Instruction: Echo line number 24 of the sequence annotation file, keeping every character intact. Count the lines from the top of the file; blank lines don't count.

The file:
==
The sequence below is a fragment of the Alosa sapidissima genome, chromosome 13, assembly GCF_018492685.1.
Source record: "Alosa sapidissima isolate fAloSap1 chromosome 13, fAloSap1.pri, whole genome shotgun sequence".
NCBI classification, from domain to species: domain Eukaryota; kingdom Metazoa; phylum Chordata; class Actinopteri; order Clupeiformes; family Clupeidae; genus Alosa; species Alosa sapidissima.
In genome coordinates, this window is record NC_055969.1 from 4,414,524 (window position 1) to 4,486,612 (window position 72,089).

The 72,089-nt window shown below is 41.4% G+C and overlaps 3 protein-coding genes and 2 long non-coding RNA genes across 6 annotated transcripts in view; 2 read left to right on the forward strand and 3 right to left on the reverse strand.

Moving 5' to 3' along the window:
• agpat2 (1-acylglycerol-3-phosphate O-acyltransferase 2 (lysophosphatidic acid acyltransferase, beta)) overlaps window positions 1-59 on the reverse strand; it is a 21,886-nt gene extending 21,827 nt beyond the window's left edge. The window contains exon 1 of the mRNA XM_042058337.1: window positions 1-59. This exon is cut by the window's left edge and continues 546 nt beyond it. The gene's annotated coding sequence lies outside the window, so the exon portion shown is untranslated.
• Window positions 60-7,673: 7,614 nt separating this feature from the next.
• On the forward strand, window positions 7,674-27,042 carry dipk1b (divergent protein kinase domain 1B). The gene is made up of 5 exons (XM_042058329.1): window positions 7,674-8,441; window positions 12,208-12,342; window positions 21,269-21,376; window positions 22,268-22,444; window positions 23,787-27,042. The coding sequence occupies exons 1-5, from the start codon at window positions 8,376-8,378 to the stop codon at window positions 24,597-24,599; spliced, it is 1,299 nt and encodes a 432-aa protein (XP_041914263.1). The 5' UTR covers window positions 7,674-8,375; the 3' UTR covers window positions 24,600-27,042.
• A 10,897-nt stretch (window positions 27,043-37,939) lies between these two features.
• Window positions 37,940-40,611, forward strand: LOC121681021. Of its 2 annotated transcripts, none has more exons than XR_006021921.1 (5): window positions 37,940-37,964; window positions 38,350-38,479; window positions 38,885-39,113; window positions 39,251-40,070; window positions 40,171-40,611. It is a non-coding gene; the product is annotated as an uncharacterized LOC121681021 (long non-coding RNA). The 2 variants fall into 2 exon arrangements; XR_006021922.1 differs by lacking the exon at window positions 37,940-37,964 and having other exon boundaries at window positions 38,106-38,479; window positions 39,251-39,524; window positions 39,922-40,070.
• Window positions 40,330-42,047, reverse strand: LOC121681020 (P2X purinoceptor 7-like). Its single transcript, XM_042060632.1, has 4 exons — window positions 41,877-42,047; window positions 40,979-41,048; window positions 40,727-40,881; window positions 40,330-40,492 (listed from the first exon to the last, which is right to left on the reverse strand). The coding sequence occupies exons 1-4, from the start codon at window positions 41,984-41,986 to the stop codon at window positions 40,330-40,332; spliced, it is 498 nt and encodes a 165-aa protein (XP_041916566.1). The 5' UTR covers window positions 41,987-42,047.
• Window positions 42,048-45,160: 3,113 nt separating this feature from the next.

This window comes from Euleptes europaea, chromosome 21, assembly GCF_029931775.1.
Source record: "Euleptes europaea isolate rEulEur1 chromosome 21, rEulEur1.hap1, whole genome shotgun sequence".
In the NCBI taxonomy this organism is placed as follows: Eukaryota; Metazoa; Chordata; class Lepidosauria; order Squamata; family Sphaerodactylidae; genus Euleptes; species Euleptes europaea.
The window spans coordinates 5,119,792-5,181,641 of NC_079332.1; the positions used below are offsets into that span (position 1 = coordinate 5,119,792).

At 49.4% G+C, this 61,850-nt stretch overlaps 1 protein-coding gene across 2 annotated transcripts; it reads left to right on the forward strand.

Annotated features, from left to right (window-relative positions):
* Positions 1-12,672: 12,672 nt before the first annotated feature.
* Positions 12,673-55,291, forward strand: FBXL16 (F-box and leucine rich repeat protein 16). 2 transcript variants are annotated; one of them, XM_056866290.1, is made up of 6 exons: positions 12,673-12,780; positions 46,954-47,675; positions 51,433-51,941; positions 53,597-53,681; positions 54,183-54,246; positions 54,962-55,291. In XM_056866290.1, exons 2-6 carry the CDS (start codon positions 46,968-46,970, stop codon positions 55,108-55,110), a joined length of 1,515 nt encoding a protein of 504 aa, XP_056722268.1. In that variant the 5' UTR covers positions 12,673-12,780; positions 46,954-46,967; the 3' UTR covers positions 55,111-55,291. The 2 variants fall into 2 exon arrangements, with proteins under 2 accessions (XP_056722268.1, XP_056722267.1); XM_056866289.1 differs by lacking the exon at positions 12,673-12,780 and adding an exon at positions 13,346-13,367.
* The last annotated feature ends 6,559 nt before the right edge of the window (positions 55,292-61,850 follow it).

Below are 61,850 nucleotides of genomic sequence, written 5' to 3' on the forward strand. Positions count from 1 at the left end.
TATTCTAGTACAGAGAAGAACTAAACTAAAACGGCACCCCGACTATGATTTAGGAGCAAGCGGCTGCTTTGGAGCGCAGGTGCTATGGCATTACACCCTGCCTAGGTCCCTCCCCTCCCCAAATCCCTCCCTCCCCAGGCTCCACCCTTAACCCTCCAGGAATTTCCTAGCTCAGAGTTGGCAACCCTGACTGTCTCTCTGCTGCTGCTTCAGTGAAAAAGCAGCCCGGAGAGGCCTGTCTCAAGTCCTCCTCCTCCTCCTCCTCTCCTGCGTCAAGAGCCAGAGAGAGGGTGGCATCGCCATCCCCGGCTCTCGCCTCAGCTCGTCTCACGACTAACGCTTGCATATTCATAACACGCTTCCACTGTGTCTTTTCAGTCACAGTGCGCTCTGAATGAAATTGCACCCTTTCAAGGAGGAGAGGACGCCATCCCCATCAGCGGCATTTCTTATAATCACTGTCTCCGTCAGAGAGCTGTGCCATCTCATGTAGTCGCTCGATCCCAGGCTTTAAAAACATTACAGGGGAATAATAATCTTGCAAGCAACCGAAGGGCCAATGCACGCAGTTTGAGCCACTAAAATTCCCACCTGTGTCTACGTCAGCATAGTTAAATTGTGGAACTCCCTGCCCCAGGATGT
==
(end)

TATTCTAGTACAGAGAAGAACTAAACTAAAACGGCACCCCGACTATGATTTAGGAGCAAGCGGCTGCTTTGGAGCGCAGGTGCTATGGCATTACACCCTGCCTAGGTCCCTCCCCTCCCCAAATCCCTCCCTCCCCAGGCTCCACCCTTAACCCTCCAGGAATTTCCTAGCTCAGAGTTGGCAACCCTGACTGTCTCTCTGCTGCTGCTTCAGTGAAAAAGCAGCCCGGAGAGGCCTGTCTCAAGTCCTCCTCCTCCTCCTCCTCTCCTGCGTCAAGAGCCAGAGAGAGGGTGGCATCGCCATCCCCGGCTCTCGCCTCAGCTCGTCTCACGACTAACGCTTGCATATTCATAACACGCTTCCACTGTGTCTTTTCAGTCACAGTGCGCTCTGAATGAAATTGCACCCTTTCAAGGAGGAGAGGACGCCATCCCCATCAGCGGCATTTCTTATAATCACTGTCTCCGTCAGAGAGCTGTGCCATCTCATGTAGTCGCTCGATCCCAGGCTTTAAAAACATTACAGGGGAATAATAATCTTGCAAGCAACCGAAGGGCCAATGCACGCAGTTTGAGCCACTAAAATTCCCACCTGTGTCTACGTCAGCATAGTTAAATTGTGGAACTCCCTGCCCCAGGATGT